Mercedes AMG S63

Damien Reid en­joys the new fea­tures of the Mercedes AMG S63

Gulf Business - - CONTENTS -

As the auto in­dus­try con­tin­ues to broaden its sen­sory hori­zons; it would ap­pear that ‘smell’ is go­ing to be the next big thing in car crea­ture com­forts.

While most of the car de­sign world is in the midst of an in­te­rior am­bi­ent light­ing war to see who can out-daz­zle and out-mood ev­ery­one else with rain­bow coloured LED light­ing, Mercedes-Benz has just lifted the game to a whole new level with its face lifted S-Class.

While we were driv­ing around the Swiss Alps in the range-top­ping S63 AMG and S560 vari­ants, I no­ticed the ‘en­er­gis­ing com­fort’ menu which is de­signed to cre­ate an in­te­rior am­biance via au­dio, light­ing, seat mas­sag­ing – and fra­grance.

The menu of­fers the op­tions of re­fresh, vi­tal­ity, joy, well­be­ing and train­ing, and can also tap into your mu­sic col­lec­tion so long as the beats per minute are ap­pro­pri­ate to the aro­matic themes.

It’s an ad­di­tion that com­ple­ments a midlife makeover for the S-Class, which her­alds new en­gines, in­te­rior and ex­te­rior tweaks as well as en­hanced au­ton­o­mous driv­ing fea­tures taken from the E-Class.

Its cruise con­trol works off GPS info and can now ad­just speed for cor­ners, in­ter­sec­tions and speed limit changes. It’s a weird feel­ing as the car slows for bends and then ac­cel­er­ates out the other side with no driver in­put. In­deed, it even car­ries more cor­ner speed when you’re in the sport and sport+ modes.

When it’s in the de­fault com­fort driv­ing mode, the cruise con­trol slows the car down quite sig­nif­i­cantly for the curves – more than the car tail­ing us from be­hind and we were ex­pect­ing. The fast ac­cel­er­a­tion back to the set speed will prob­a­bly not give your driv­ing prow­ess the best rep­u­ta­tion – es­pe­cially among those driv­ing be­hind you who may want to over­take. So we pre­ferred to keep it in sport or sport+ mode, which car­ried the ex­tra mo­men­tum through the cor­ners.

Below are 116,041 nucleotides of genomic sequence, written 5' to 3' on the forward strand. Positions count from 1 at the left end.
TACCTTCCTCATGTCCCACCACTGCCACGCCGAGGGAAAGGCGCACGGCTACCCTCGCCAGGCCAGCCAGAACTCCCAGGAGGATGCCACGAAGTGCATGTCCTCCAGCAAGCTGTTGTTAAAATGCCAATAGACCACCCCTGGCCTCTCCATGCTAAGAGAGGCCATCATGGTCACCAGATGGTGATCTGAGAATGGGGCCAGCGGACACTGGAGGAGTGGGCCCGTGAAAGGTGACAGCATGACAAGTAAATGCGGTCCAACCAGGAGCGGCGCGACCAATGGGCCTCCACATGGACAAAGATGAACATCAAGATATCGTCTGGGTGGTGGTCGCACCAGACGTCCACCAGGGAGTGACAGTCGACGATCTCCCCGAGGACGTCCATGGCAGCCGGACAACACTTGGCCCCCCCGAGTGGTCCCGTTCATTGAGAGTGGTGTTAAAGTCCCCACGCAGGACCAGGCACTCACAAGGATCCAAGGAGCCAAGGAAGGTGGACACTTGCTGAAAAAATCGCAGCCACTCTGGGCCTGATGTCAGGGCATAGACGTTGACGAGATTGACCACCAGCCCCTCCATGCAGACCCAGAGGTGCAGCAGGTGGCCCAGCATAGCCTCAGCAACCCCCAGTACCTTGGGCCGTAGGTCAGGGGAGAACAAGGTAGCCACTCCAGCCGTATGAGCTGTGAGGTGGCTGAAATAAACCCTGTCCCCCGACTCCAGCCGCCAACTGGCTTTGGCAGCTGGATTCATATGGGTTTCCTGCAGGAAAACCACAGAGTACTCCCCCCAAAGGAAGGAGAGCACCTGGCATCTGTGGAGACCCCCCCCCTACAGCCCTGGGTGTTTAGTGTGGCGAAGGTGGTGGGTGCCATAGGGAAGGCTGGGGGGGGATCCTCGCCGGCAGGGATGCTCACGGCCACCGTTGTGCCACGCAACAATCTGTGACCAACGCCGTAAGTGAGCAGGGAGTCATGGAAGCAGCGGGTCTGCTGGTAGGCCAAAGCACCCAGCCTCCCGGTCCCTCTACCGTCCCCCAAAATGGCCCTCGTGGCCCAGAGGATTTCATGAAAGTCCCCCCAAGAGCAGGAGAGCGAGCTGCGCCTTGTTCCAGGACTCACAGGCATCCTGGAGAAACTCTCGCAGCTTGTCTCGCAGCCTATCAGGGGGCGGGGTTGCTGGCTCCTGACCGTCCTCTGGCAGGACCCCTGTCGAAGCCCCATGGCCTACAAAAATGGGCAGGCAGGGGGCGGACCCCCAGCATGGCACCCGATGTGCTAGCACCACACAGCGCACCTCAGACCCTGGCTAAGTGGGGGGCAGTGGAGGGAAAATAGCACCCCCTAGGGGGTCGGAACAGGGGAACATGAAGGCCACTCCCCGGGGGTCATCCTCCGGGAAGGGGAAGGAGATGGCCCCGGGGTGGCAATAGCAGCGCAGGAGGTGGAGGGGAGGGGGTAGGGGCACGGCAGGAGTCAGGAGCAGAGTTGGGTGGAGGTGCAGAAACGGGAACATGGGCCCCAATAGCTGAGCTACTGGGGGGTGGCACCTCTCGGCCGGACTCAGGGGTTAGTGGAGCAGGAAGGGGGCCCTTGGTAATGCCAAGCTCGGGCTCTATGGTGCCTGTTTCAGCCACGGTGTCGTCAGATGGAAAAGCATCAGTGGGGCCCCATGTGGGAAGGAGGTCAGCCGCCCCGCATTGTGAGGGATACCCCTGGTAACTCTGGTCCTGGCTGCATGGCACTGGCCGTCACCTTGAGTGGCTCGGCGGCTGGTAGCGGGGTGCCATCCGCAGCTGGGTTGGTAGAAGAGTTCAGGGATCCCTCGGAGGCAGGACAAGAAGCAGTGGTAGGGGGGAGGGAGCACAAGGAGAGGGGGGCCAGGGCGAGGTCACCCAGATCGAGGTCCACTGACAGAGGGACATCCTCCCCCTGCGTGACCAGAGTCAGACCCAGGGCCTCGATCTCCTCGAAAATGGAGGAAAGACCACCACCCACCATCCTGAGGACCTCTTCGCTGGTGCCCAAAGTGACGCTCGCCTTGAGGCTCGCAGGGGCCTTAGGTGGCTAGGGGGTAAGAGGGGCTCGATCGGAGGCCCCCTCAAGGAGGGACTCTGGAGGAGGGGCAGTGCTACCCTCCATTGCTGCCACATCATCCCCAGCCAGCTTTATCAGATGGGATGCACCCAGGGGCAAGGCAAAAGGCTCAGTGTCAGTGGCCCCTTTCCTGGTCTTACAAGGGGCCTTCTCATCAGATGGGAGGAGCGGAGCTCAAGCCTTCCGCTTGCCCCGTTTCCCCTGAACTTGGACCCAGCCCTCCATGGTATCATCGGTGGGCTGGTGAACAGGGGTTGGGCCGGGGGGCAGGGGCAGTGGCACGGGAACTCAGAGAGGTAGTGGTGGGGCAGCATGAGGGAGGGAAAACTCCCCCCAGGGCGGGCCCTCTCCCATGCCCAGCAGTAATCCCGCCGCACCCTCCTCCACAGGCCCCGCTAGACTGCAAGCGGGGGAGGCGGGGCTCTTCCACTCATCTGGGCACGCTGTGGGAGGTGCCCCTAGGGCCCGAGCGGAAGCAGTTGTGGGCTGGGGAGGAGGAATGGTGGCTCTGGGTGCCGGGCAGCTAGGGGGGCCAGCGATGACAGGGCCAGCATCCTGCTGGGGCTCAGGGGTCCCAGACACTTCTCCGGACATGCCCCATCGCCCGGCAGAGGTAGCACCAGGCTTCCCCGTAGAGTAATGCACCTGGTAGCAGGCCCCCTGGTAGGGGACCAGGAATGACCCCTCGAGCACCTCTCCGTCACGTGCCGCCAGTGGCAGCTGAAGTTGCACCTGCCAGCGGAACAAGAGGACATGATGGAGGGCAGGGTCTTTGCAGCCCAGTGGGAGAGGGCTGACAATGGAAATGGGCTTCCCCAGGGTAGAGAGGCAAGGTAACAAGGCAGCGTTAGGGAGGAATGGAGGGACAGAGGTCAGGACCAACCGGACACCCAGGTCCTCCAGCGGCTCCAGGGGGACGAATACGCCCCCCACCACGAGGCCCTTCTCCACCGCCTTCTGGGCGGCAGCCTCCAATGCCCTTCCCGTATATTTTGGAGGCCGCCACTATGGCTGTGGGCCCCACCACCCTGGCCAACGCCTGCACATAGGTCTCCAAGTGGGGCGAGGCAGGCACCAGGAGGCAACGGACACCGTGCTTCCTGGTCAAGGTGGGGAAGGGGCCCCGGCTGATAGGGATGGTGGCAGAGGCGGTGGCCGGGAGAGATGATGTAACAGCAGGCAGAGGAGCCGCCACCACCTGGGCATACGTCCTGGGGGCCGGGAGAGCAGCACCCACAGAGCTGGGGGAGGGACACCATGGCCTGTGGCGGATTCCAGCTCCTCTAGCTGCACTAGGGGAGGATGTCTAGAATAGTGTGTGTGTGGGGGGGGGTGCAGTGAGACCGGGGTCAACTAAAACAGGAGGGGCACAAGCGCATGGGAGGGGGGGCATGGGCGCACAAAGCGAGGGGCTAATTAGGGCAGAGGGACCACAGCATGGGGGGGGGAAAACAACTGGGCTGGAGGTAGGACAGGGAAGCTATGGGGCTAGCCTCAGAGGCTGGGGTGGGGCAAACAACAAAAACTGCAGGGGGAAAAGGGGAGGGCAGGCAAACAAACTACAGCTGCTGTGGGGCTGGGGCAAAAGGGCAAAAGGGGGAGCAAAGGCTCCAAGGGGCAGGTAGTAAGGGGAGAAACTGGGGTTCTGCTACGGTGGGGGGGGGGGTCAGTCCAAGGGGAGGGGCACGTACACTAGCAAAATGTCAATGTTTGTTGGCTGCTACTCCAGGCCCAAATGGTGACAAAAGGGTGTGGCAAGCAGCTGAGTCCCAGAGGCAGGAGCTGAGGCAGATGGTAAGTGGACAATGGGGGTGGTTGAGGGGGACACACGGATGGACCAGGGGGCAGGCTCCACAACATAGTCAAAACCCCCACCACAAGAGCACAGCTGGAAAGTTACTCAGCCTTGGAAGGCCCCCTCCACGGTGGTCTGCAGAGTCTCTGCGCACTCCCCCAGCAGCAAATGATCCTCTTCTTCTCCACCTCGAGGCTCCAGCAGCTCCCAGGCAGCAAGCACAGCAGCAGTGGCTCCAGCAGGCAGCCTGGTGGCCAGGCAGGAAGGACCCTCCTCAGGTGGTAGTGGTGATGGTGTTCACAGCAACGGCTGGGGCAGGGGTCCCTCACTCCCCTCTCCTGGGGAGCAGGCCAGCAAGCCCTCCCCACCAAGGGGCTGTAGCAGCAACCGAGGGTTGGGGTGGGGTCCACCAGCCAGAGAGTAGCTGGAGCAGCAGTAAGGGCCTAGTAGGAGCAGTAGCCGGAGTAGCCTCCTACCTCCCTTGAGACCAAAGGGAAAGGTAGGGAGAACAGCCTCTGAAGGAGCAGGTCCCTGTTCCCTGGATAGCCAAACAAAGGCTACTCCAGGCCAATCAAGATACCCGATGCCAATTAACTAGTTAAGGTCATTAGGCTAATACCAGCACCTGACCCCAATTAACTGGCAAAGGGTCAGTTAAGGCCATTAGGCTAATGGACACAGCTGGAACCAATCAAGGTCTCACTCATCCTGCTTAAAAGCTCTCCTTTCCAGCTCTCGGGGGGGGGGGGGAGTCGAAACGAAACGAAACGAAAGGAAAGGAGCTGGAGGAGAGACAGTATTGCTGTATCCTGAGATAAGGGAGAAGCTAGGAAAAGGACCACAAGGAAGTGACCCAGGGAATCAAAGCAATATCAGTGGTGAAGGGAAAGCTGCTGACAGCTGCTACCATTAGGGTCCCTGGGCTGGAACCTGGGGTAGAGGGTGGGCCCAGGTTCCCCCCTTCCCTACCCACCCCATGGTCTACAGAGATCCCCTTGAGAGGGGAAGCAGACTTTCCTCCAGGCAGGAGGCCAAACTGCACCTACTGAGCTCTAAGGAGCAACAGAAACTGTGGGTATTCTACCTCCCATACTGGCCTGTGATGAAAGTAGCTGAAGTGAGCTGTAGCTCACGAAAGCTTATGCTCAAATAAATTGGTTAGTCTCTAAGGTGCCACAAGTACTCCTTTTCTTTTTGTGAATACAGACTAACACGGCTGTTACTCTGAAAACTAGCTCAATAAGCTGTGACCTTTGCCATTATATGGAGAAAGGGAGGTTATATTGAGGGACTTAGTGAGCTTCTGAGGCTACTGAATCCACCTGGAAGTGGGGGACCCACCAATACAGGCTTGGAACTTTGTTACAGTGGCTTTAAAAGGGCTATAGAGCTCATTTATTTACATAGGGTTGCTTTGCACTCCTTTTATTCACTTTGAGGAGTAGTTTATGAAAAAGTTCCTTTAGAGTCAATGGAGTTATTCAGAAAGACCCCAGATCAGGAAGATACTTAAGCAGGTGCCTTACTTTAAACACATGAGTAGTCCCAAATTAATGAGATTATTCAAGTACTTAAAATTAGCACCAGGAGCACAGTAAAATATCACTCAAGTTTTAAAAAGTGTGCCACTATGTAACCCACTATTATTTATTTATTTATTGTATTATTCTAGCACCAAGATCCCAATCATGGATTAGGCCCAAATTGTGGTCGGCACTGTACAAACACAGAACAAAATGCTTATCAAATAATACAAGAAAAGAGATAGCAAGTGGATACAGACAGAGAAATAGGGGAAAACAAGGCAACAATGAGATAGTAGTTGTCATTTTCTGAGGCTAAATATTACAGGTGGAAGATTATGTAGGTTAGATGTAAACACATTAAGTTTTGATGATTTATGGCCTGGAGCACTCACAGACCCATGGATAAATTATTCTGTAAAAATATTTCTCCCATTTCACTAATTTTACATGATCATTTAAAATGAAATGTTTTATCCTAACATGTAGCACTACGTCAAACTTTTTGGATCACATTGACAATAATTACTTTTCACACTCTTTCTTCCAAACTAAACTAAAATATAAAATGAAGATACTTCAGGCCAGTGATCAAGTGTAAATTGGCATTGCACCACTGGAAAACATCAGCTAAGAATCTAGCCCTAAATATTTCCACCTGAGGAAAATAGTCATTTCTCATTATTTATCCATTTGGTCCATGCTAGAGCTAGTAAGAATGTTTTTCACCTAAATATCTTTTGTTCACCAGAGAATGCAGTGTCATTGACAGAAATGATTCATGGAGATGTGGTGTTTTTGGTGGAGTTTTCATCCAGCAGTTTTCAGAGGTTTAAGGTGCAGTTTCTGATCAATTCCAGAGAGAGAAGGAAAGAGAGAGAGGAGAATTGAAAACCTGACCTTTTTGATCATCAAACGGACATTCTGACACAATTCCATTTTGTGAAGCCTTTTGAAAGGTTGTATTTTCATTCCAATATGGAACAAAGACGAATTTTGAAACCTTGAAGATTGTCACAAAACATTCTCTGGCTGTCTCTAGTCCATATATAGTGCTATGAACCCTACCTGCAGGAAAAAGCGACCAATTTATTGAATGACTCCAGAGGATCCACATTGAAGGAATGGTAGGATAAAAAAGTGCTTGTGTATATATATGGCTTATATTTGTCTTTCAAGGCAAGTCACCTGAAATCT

Our test car for the most part was the S63 AMG that now uses the 4-litre V8, down from 5.5-litres, but is still twin tur­bocharged and puts out a very wel­come 603bhp de­vel­oped at 5500rpm and 900Nm of torque from as low as 2750rpm.

The big news on the en­gine front, how­ever, is for a unit we prob­a­bly won’t see – the all­new, in­line six-cylin­der plug-in hy­brid, which fea­tures no drive­belts thanks to elec­tri­cally pow­ered wa­ter pumps, air-con com­pres­sors, tur­bocharg­ers and an al­ter­na­tor in­cor­po­rated into a 48-volt sys­tem with the starter mo­tor.

The S63 is the big at­trac­tion for the Mid­dle East and at Dhs642,880 it doesn’t dis­ap­point, fir­ing like a canon when the right foot is planted. Sprint­ing from zero to 100kmh in a blind­ingly quick 3.5 sec­onds, it now uses the nine-speed auto shared with the other mod­els, in­stead of the seven-speed box in the pre­vi­ous ver­sion.

For a car so large and ca­pa­ble of car­ry­ing four peo­ple, its ac­cel­er­a­tion time is firmly in Porsche 911 turbo ter­ri­tory but like the re­spon­si­ble Ger­man it is, its top speed has been limited to a re­spectable 250kmh.

Leave it in com­fort and it drops three or four gears to fire away but se­lect sport or sport+ and it au­to­mat­i­cally locks out the top two gears as it plants its co­pi­ous power through all four wheels.

The main changes in­side in­clude a new three- spoke steer­ing wheel that’s flat bot­tomed for the AMG mod­els with lash­ings of Nappa leather through­out. The dash car­ries over the up­dated look from the new E-Class by bring­ing the two 12.3-inch TFT screens to­gether be­hind one sheet of glass across the dash. And the seats re­main the best in the busi­ness – for driver and pas­sen­gers, front and rear.

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